Researchers at West Virginia University are teaming with the Environmental Defense Fund and eight industry organizations on a two-year, $10 million project to study the extent of methane leakage associated with the routine operation of heavy-duty natural gas vehicles, and to identify specific actions needed to bring these emissions down.
With the U.S. trucking industry on the verge of a significant migration to natural gas vehicles, by 2020, 40% of new class 7 and 8 trucks sold could run on natural gas. Climate scientists have suggested that methane leakage during filling and transfer operations, possible with a wide-scale switch from diesel to natural gas as heavy truck fuel, could contribute more to global warming than the benefit of switching from diesel to natural gas would acheive.
Methane is the main ingredient in natural gas and a GHG pollutant many times more potent than carbon dioxide (CO2), the principal contributor to man-made climate change. Even small amounts of methane leakage across the natural gas supply chain can undermine the climate benefit of switching to natural gas from other fossil fuels for some period of time.
In a paper published last year, EDF scientists and other leading researchers examined the impact of potential fugitive emissions on the climate benefits of a switch from diesel to natural gas heavy-duty trucks.
According to the best available data, methane leak rates would need to be below 1% of gas produced in order to ensure that switching from diesel to natural gas produces climate benefits at all points in time. They also found that – using the EPA leakage rate estimates at that time – converting a fleet of heavy duty diesel vehicles to natural gas would result in increased climate warming for more than 250 years before any climate benefits were achieved.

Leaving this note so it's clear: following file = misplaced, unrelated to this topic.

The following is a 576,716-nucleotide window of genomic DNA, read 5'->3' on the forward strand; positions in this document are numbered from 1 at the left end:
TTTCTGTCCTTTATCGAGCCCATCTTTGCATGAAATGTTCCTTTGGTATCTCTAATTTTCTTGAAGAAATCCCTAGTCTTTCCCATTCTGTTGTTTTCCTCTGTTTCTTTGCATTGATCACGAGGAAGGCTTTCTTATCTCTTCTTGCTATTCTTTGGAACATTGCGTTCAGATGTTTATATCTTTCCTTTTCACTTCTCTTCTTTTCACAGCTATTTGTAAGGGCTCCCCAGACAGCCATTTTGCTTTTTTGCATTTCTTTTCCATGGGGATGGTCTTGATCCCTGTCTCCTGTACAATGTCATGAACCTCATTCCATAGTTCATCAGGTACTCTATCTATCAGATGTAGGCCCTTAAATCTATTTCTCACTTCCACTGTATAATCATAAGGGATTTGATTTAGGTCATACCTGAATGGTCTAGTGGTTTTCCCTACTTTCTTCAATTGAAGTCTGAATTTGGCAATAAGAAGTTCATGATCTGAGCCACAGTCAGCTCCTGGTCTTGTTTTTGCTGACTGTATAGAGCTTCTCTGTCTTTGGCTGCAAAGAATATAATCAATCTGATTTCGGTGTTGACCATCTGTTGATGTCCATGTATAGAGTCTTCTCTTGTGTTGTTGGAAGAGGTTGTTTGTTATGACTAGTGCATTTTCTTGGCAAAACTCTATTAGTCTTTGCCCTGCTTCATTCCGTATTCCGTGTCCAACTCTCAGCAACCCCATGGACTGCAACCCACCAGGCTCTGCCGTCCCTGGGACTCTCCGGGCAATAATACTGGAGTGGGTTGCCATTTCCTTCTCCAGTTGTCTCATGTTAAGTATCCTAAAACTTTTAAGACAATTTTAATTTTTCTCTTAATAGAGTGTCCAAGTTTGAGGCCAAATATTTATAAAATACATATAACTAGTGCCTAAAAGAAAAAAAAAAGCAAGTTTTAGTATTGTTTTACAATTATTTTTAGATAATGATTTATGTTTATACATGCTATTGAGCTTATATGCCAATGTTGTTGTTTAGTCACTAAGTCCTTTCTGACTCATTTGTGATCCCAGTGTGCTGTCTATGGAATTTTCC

"Currently, there is no empirical data on methane leaks associated with natural gas vehicles, only estimates, says EDF Chief Scientist, Steve Hamburg. "In order to fully understand the scope of the matter, and what the opportunity is to minimize methane emissions during the operation and refueling of natural gas vehicles, hard data is needed. This study brings together multiple, key stakeholders to advance methane science with measurements taken under real-world conditions. This information will help shape the public debate of the role that the increased usage of natural gas vehicles can have on our transportation sector.”
EDF is working with leading researchers and companies in a series of studies designed to better understand and characterize the methane leak rate across the natural gas supply chain. The studies will take direct measurements at various points across the production, gathering and processing, long distance transmission and storage, local distribution, and transportation. The first study, led by researchers at the University of Texas, is measuring emissions from natural gas production. Results will be released in the coming months.